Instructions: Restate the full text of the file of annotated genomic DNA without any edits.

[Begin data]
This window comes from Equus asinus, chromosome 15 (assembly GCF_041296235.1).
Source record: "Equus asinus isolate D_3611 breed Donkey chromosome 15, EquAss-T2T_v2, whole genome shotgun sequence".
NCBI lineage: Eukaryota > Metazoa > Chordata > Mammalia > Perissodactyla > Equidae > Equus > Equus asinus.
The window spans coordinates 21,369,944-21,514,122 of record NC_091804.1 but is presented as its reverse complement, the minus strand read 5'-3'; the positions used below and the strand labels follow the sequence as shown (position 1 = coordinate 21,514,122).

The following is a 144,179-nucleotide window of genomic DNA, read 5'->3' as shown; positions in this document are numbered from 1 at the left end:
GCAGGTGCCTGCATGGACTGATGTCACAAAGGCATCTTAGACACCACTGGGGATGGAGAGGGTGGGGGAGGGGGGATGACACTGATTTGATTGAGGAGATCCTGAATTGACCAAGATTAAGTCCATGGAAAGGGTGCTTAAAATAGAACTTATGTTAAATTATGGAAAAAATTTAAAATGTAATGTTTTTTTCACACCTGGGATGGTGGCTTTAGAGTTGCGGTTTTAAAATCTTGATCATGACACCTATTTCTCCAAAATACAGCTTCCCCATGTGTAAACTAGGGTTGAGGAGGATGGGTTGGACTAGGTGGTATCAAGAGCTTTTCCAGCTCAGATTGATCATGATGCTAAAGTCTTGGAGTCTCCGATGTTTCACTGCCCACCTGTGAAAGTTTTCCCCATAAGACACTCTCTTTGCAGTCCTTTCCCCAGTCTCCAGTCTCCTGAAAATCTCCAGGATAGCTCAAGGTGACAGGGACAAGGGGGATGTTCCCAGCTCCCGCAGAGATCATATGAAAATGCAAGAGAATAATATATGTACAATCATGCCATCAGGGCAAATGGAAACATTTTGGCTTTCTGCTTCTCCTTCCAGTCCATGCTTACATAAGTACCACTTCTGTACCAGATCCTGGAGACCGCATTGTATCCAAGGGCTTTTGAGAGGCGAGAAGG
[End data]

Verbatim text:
This window comes from Equus asinus, chromosome 15 (assembly GCF_041296235.1).
Source record: "Equus asinus isolate D_3611 breed Donkey chromosome 15, EquAss-T2T_v2, whole genome shotgun sequence".
NCBI lineage: Eukaryota > Metazoa > Chordata > Mammalia > Perissodactyla > Equidae > Equus > Equus asinus.
The window spans coordinates 21,369,944-21,514,122 of record NC_091804.1 but is presented as its reverse complement, the minus strand read 5'-3'; the positions used below and the strand labels follow the sequence as shown (position 1 = coordinate 21,514,122).

The following is a 144,179-nucleotide window of genomic DNA, read 5'->3' as shown; positions in this document are numbered from 1 at the left end:
GCAGGTGCCTGCATGGACTGATGTCACAAAGGCATCTTAGACACCACTGGGGATGGAGAGGGTGGGGGAGGGGGGATGACACTGATTTGATTGAGGAGATCCTGAATTGACCAAGATTAAGTCCATGGAAAGGGTGCTTAAAATAGAACTTATGTTAAATTATGGAAAAAATTTAAAATGTAATGTTTTTTTCACACCTGGGATGGTGGCTTTAGAGTTGCGGTTTTAAAATCTTGATCATGACACCTATTTCTCCAAAATACAGCTTCCCCATGTGTAAACTAGGGTTGAGGAGGATGGGTTGGACTAGGTGGTATCAAGAGCTTTTCCAGCTCAGATTGATCATGATGCTAAAGTCTTGGAGTCTCCGATGTTTCACTGCCCACCTGTGAAAGTTTTCCCCATAAGACACTCTCTTTGCAGTCCTTTCCCCAGTCTCCAGTCTCCTGAAAATCTCCAGGATAGCTCAAGGTGACAGGGACAAGGGGGATGTTCCCAGCTCCCGCAGAGATCATATGAAAATGCAAGAGAATAATATATGTACAATCATGCCATCAGGGCAAATGGAAACATTTTGGCTTTCTGCTTCTCCTTCCAGTCCATGCTTACATAAGTACCACTTCTGTACCAGATCCTGGAGACCGCATTGTATCCAAGGGCTTTTGAGAGGCGAGAAGG